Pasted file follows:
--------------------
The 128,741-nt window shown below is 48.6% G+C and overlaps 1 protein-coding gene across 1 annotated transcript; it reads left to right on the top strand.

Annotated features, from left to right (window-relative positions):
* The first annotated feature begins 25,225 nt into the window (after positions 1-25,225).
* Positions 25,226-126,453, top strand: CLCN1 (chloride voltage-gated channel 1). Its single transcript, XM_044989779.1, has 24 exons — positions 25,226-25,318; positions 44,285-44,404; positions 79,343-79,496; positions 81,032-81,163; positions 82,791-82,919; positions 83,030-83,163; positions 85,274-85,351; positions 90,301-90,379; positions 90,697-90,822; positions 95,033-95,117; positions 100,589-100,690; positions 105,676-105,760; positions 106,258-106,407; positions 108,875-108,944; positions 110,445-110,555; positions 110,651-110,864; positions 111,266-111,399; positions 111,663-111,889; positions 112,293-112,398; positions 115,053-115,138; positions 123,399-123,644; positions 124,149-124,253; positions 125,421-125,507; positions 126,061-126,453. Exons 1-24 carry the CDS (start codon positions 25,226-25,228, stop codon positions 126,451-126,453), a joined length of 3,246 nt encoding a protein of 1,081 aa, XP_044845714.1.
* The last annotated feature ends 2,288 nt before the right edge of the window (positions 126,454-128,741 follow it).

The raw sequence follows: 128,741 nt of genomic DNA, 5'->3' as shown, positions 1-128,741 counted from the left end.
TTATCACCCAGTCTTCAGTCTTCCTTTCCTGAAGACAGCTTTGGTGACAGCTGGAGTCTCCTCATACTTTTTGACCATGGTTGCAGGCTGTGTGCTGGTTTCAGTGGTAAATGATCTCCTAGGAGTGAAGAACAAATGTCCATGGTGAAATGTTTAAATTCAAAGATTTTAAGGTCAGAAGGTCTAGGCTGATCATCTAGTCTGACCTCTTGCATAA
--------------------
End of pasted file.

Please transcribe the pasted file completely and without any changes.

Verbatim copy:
The 128,741-nt window shown below is 48.6% G+C and overlaps 1 protein-coding gene across 1 annotated transcript; it reads left to right on the top strand.

Annotated features, from left to right (window-relative positions):
* The first annotated feature begins 25,225 nt into the window (after positions 1-25,225).
* Positions 25,226-126,453, top strand: CLCN1 (chloride voltage-gated channel 1). Its single transcript, XM_044989779.1, has 24 exons — positions 25,226-25,318; positions 44,285-44,404; positions 79,343-79,496; positions 81,032-81,163; positions 82,791-82,919; positions 83,030-83,163; positions 85,274-85,351; positions 90,301-90,379; positions 90,697-90,822; positions 95,033-95,117; positions 100,589-100,690; positions 105,676-105,760; positions 106,258-106,407; positions 108,875-108,944; positions 110,445-110,555; positions 110,651-110,864; positions 111,266-111,399; positions 111,663-111,889; positions 112,293-112,398; positions 115,053-115,138; positions 123,399-123,644; positions 124,149-124,253; positions 125,421-125,507; positions 126,061-126,453. Exons 1-24 carry the CDS (start codon positions 25,226-25,228, stop codon positions 126,451-126,453), a joined length of 3,246 nt encoding a protein of 1,081 aa, XP_044845714.1.
* The last annotated feature ends 2,288 nt before the right edge of the window (positions 126,454-128,741 follow it).

The raw sequence follows: 128,741 nt of genomic DNA, 5'->3' as shown, positions 1-128,741 counted from the left end.
TTATCACCCAGTCTTCAGTCTTCCTTTCCTGAAGACAGCTTTGGTGACAGCTGGAGTCTCCTCATACTTTTTGACCATGGTTGCAGGCTGTGTGCTGGTTTCAGTGGTAAATGATCTCCTAGGAGTGAAGAACAAATGTCCATGGTGAAATGTTTAAATTCAAAGATTTTAAGGTCAGAAGGTCTAGGCTGATCATCTAGTCTGACCTCTTGCATAA